For you, the dress code is casual.

Thursday, November 30, 2006

Writing, You Fickle Bitch

I'm having a hard time coming to terms with writing of late. I think this is an ongoing thing, I doubt it's going anyplace fast. I love it, I hate it, then I hate it some more, but it compels me, and being a bear of little spine, I allow myself to be so compelled.

I have a book I read from time to time to remind me of what it is I get from writing. It's an anthology called Why I Write and it has a hell of a mix of writers in it, everyone from Norman Mailer and Denis Johnson (who my fiction has been compared to, whoo-hoo) through to Pat Conroy and William Vollmann. The passages are widely varying depending on the author, but the gist of them comes down to why, indeed, they write.

I ask myself that a lot. Why bother? I don't get anything out of this. I make no money because I don't have a freelancer in me, and because I don't feel I can work for a periodical. So, I plug away, hoping maybe I'll make some money through it one day, but mostly doing it because I just don't know what I'd do if I didn't.

So, it was with great "a-ha!" that I was read a passage of Vollman's in my book earlier on the bus when I came upon this single brilliant line, Now I feel instead that the tale is a block of darkness that I chip away at deliberately until I begin to glimpse tiny stars within.

God. Sometimes I hate writing. It's so pointless. Does anything really come of it? Why bother? Why put myself through this? When did it change? When did the mission get confused?

Sigh. Bah. Damn you, writing. I feel like listening to that stupid song by the old hair band, Poison, "Something to Believe In." I find writing harder and harder to do as I get more tired and jaded at the end of a long year. I want to believe in it, though. That's the trouble. I KNOW I believe in writing as being a noble, powerful, important work. I know that we writers are the observers of the world. We document the passing of time and the changing of civilization. We are the keepers of your pulse. It's what WE do.

It's strange. I feel like there's a story or an article or just a thing inside that wants to come out of me, but I'm not sure what it is, what it's about, or how to help it emerge. So, I keep sitting down to write, hoping This Is That Time. Yet, no. No cigar, Pedro. Not tonight. Not ever? Nah. Sometime. Just... not now.

Whatever. Tomorrow I will do what I had planned when the Rolling Stones rudely availed themselves to me, smiting the plans that were (I jest, surely) -- I will tote my laptop to work, and after work, find myself a good place to settle in and write and observe.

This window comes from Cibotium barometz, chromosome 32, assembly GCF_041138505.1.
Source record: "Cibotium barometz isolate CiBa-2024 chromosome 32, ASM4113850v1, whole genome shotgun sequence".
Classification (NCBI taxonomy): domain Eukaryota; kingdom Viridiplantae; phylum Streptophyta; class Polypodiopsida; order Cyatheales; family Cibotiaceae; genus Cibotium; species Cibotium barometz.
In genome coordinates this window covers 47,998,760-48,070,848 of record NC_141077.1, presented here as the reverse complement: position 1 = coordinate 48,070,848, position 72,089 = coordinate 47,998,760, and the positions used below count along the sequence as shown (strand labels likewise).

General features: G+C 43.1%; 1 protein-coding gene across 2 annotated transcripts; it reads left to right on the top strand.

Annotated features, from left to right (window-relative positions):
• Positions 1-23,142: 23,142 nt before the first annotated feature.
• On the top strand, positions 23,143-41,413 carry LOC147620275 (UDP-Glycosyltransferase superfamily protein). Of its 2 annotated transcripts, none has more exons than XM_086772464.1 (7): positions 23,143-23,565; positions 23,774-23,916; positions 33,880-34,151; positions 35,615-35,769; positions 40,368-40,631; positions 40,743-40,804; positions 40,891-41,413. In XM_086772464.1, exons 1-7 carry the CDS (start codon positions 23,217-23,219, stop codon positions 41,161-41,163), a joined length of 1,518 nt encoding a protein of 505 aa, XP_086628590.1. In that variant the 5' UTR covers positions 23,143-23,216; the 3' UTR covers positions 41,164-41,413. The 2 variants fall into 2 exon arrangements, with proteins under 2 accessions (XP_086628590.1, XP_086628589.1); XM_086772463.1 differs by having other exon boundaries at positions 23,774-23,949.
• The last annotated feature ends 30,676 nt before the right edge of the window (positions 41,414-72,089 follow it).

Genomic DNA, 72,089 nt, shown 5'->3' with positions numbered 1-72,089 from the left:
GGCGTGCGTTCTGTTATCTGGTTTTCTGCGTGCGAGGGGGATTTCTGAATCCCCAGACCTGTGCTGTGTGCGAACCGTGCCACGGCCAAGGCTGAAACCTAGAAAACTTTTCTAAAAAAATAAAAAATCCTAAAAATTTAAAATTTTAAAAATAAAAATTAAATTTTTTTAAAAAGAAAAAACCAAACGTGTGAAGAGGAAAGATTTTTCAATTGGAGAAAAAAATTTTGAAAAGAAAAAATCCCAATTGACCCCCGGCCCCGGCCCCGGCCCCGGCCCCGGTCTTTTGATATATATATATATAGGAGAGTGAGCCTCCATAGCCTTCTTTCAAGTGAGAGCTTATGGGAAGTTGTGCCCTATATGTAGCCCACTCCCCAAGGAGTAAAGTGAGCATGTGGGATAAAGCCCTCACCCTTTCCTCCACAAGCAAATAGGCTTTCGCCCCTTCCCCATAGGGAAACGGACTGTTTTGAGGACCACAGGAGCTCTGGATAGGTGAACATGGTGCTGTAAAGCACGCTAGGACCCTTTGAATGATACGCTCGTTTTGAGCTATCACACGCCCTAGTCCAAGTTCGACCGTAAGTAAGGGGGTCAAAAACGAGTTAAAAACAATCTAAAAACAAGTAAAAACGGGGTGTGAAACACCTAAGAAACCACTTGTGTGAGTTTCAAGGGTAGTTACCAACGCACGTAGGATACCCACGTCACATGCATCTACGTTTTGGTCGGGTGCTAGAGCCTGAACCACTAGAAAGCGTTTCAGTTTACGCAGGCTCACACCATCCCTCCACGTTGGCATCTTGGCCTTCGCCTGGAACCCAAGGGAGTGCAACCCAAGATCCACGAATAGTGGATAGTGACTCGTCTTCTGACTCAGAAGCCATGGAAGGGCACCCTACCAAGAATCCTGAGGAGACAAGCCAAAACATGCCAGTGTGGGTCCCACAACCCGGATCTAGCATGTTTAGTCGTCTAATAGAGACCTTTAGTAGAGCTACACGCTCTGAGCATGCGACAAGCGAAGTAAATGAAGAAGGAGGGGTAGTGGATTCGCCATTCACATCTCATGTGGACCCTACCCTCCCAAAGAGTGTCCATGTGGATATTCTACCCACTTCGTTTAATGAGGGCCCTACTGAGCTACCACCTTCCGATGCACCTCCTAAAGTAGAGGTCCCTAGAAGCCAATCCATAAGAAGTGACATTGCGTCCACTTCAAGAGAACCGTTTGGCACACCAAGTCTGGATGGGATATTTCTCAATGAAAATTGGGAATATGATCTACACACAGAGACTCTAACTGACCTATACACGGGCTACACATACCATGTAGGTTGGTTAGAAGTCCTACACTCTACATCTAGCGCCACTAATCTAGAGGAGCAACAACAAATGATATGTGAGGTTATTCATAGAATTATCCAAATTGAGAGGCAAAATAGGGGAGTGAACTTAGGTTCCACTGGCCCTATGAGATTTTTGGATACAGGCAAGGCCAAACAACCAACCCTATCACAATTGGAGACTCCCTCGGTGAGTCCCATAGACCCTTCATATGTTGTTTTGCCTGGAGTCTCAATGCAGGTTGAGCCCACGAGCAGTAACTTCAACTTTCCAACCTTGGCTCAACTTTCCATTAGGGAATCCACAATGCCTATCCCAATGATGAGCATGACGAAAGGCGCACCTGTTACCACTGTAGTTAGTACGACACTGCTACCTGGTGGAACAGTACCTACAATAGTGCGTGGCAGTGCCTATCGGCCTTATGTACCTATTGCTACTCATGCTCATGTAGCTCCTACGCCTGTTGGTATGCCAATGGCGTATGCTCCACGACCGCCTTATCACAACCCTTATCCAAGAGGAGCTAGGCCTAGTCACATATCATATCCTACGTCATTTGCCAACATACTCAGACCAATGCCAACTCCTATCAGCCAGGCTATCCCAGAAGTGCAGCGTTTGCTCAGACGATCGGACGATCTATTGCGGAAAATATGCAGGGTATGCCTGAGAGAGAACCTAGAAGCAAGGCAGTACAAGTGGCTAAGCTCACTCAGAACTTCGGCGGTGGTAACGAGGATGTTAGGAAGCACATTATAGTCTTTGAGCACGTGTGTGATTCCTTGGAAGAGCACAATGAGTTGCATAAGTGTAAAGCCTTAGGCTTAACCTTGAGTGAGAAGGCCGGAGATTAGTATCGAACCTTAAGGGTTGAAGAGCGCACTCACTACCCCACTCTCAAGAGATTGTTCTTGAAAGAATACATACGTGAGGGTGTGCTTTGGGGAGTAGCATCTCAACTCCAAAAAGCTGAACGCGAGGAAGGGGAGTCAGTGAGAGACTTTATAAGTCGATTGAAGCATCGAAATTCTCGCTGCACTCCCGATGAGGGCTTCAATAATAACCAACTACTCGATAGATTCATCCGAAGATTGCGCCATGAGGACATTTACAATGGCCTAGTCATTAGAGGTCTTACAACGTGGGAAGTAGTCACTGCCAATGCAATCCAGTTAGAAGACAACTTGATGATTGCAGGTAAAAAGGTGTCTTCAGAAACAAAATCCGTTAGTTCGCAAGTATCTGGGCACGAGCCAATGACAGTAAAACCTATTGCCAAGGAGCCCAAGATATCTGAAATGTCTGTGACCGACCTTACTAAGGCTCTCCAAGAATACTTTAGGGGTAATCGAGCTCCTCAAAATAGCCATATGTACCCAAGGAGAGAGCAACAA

I think the time is nigh for me to tap into my old fiction roots and see if I write a story or something, just to get myself out of this rut. Work on some imagery or something. Unlikely it will ever see the light of day for you folks -- as you've probably noticed, you've seen sweet fuck all of my short fiction and it's staying that way.

Like most writers, deep down inside sits a wishful novelist. Apparently the average age of the first-time novelist is 34. I'm 33. There's time, by god! There is! Snicker. No. No. Novels are way the fuck down on my list. Still, it'd be cool.

And I'm in a writing rut. I need to shake the foundations. Write something different. Remind myself I have the smarts to capture cadence and twirl some words.

Back in the day, I had this notion of writing a novel within a novel within a novel. Sorta like standing in between those mirrors that reflect ad infinitum, but the literary version. I couldn't solve it, though. It's still a good idea, and I'm sure that if I tear apart some of the old boxes with my shit in them, all the stories are there.

But I'm all right with flash fiction. I doubt I could hold it up over a few hundred pages. I don't know if I could live with myself if I pulled a stunt like Anthony Bourdain does in The Bobby Gold Stories, which take place chronologically with all the same characters, but they're "stories" and not a novel. I dunno if I admire him for knowing his limits and sticking to stories, or if I think it's a copout at making a novel work in the hardest spots there are, the in-between bits. I suspect I think it's a copout, even though I liked it. So, I could never just sell short stories. I've never taken acclaimed short-story writers seriously. How bad am I? Such a snob.

Maybe I find them easy enough to conjure when the mood's right that I think it's a wax job when they make their 8-12% on their cover price.

I dunno. Whatever the fuck. Writing's a chore these days, but I'm working on it. Tomorrow I spend the night solo and try to tap into some stuff. Besides, I have a whole new podcast to write since I finally have a subject to use: returning to the dating game and all the bullshit that comes with. My podcast will entirely be about my life. There's a subject I can manhandle with authority.

(But in the end, I keep remembering the quote in the sidebar here -- writing for a living is a privilege, not a god-given right, as the opportunities are few though sought after by many. Years of rejection serve as a crude winnowing, after which those left standing are those who simply must write, said by Richard Ford. Well, I know I simply must write, and I'll do it to the day I die, pay or no. I know what my spots are, and I don't see them changing.)